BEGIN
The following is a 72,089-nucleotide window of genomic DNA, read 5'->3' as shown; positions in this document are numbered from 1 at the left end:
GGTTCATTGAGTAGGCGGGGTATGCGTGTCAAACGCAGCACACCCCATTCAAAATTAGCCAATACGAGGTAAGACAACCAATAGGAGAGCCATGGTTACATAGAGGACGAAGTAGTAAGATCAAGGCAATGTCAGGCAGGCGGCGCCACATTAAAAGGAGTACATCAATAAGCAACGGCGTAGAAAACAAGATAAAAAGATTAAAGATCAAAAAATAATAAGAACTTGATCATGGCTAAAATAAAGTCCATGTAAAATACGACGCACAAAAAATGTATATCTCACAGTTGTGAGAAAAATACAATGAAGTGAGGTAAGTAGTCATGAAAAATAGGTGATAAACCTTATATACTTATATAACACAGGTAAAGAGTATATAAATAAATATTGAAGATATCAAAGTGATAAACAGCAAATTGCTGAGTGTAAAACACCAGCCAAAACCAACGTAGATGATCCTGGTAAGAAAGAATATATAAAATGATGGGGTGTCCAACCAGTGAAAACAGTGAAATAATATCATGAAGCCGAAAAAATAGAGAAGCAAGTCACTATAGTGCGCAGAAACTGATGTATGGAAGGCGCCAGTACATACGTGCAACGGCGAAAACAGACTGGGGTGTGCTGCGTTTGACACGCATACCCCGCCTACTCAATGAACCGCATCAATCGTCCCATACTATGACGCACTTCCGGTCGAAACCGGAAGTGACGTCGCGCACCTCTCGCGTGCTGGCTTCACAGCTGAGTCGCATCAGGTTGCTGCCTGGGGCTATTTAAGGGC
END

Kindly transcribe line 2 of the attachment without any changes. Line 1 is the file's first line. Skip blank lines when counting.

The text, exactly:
GGTTCATTGAGTAGGCGGGGTATGCGTGTCAAACGCAGCACACCCCATTCAAAATTAGCCAATACGAGGTAAGACAACCAATAGGAGAGCCATGGTTACATAGAGGACGAAGTAGTAAGATCAAGGCAATGTCAGGCAGGCGGCGCCACATTAAAAGGAGTACATCAATAAGCAACGGCGTAGAAAACAAGATAAAAAGATTAAAGATCAAAAAATAATAAGAACTTGATCATGGCTAAAATAAAGTCCATGTAAAATACGACGCACAAAAAATGTATATCTCACAGTTGTGAGAAAAATACAATGAAGTGAGGTAAGTAGTCATGAAAAATAGGTGATAAACCTTATATACTTATATAACACAGGTAAAGAGTATATAAATAAATATTGAAGATATCAAAGTGATAAACAGCAAATTGCTGAGTGTAAAACACCAGCCAAAACCAACGTAGATGATCCTGGTAAGAAAGAATATATAAAATGATGGGGTGTCCAACCAGTGAAAACAGTGAAATAATATCATGAAGCCGAAAAAATAGAGAAGCAAGTCACTATAGTGCGCAGAAACTGATGTATGGAAGGCGCCAGTACATACGTGCAACGGCGAAAACAGACTGGGGTGTGCTGCGTTTGACACGCATACCCCGCCTACTCAATGAACCGCATCAATCGTCCCATACTATGACGCACTTCCGGTCGAAACCGGAAGTGACGTCGCGCACCTCTCGCGTGCTGGCTTCACAGCTGAGTCGCATCAGGTTGCTGCCTGGGGCTATTTAAGGGC